Wastewater Surveillance

The Wastewater Surveillance dashboard shows SARS-CoV-2 shed viral particles in sampled wastewater for communities. SARS-CoV-2 is the virus that causes COVID-19.

NH DHHS works with numerous partners to conduct wastewater SARS-CoV-2 surveillance. Samples are collected from wastewater treatment plants in participating jurisdictions to understand the prevalence of SARS-CoV-2 infections in our communities. People who are infected, with or without symptoms, shed viral particles in their waste. By monitoring wastewater we can measure the amount of SARS-CoV-2 viral fragments in a community wide sample to determine if the levels of the virus in that community are going up, down, or staying the same.

What is wastewater surveillance?

Wastewater surveillance is a powerful tool to estimate the amount of a pathogen, like SARS-CoV-2, in a community. This is particularly helpful for SARS-CoV-2 as home based testing has become more widely available and less testing is done in medical offices. Wastewater surveillance will be able to supplement the data reported to NH DHHS from medical offices and assist communities in making decisions to manage their risk of infection.

Data Limitations

Wastewater surveillance for viral detection of SARS-CoV-2 is still a developing field. Below are some important considerations to keep in mind. 

  • As valuable as wastewater surveillance is, it is not possible to reliably and accurately predict the total number of infected individuals in a community based on wastewater surveillance alone. This is why we also continue to include data reported from medical offices and laboratories. 
  • Wastewater surveillance will not necessarily represent homes that are on septic-based systems. Note: some wastewater treatment facilities accept waste from septic systems and this may impact results.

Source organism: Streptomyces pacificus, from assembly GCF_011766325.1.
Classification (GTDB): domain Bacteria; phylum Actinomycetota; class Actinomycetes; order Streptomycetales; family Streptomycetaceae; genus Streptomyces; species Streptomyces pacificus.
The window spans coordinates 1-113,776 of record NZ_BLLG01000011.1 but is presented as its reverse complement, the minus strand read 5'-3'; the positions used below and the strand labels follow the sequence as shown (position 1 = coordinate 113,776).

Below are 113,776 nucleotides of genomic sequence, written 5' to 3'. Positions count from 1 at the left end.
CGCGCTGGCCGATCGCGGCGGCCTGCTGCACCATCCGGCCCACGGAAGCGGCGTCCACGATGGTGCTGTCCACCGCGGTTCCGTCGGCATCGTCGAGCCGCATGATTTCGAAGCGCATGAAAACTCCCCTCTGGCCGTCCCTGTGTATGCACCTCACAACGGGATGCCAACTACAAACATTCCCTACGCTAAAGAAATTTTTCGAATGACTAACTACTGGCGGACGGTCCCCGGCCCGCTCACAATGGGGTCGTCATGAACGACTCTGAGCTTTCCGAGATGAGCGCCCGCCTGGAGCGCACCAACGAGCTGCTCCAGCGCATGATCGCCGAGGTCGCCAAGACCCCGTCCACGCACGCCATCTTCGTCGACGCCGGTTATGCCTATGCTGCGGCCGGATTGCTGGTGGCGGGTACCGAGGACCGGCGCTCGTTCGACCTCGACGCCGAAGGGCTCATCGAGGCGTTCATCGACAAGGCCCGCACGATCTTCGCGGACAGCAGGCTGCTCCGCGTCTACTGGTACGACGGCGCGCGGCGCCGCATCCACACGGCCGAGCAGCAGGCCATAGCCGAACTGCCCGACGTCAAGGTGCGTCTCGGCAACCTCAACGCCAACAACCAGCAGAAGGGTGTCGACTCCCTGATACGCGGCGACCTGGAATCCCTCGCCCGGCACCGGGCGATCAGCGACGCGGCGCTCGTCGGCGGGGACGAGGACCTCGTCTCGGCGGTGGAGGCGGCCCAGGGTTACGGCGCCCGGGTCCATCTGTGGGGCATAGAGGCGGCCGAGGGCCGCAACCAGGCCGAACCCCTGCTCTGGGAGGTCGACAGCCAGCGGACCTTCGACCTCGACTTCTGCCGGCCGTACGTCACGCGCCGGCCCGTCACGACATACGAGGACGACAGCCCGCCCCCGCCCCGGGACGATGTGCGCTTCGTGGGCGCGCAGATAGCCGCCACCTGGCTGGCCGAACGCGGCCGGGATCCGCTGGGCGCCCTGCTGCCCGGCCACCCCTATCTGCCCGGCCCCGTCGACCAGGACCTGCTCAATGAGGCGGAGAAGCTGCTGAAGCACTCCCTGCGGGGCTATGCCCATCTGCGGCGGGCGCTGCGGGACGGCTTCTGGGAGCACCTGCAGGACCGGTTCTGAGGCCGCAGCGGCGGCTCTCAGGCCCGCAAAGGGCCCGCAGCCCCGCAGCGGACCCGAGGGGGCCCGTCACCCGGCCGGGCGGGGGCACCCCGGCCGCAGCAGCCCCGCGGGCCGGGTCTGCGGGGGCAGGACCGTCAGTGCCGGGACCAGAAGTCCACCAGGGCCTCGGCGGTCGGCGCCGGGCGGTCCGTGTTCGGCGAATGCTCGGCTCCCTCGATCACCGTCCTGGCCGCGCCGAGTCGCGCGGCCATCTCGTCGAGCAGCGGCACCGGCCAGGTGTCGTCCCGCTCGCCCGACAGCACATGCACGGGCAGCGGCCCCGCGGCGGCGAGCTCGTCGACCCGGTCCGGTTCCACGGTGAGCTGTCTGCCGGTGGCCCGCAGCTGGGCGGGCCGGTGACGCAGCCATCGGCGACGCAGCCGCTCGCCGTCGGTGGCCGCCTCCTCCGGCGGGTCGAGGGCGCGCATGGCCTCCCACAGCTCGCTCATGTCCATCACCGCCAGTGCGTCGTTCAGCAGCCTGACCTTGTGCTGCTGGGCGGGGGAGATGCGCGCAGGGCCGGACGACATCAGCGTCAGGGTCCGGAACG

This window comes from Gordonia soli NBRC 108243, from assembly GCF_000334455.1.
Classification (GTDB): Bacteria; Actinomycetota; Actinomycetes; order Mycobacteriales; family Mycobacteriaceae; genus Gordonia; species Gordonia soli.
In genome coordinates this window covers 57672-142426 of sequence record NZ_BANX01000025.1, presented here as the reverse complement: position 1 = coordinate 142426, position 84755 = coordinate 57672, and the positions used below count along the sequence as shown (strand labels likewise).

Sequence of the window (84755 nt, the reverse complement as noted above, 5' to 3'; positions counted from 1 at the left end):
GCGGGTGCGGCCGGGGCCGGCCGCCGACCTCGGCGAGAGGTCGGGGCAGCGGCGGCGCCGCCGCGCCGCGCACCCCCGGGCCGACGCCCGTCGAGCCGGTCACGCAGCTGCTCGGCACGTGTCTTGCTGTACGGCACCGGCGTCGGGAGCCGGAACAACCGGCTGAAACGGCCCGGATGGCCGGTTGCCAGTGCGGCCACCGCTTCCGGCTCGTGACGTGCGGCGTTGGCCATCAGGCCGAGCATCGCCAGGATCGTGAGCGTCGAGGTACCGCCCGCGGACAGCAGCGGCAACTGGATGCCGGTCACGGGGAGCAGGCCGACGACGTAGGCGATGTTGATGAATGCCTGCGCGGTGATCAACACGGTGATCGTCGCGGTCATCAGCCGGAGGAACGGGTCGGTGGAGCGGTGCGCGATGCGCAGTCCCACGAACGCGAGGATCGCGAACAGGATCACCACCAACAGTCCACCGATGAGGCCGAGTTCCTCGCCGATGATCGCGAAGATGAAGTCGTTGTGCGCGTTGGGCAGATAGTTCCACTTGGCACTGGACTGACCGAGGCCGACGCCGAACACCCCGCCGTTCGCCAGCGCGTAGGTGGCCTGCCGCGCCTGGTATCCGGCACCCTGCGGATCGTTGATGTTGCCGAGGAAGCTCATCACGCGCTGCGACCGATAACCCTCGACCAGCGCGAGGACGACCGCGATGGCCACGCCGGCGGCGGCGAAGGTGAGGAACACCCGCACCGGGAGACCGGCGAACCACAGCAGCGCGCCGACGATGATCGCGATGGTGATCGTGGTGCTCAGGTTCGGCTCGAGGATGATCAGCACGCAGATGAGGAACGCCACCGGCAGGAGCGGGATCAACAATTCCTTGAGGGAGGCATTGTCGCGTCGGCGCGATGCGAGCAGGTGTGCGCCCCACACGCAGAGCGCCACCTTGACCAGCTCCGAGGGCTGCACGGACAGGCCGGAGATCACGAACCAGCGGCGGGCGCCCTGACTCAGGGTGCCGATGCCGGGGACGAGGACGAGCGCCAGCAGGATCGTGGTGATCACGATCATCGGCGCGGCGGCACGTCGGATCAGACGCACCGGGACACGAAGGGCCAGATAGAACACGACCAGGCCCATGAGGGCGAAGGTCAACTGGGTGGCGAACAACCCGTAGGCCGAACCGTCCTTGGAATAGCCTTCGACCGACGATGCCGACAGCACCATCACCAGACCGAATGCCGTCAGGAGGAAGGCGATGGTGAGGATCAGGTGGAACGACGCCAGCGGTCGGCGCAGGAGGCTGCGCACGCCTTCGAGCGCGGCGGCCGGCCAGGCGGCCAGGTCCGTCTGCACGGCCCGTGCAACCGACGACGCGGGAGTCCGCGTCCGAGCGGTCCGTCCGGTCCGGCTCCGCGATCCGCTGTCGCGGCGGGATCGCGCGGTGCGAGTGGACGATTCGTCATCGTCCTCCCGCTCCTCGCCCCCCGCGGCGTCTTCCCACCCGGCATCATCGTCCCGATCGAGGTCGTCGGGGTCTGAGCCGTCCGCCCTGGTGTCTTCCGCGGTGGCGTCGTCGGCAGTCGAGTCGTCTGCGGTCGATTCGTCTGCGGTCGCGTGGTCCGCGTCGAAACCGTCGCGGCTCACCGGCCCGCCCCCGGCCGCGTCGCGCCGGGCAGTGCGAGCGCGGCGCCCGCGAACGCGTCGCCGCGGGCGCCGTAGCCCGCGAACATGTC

• Low levels of infection in a community may not be captured by wastewater surveillance if the quantity of SARS-CoV-2 falls below the limit of detection for laboratory analysis. 
  • Community-level wastewater surveillance at a wastewater treatment plant will not represent communities or facilities served by decentralized systems, such as prisons, universities, or hospitals that treat their own wastewater. 
  • Wastewater is a complex sample and variability in measured concentrations are expected due to environmental variability (rain or drought), day-to-day differences in wastewater flow rates, changes in population size (tourist and seasonal visitors), and laboratory tests used.  As such, trends are more reliable than individual data points because individual data points may reflect variability and should be interpreted in appropriate context and with caution.

Read more about the program here: https://www.dhhs.nh.gov/news-and-media/covid-19-wastewater-surveillance-program-launches-new-hampshire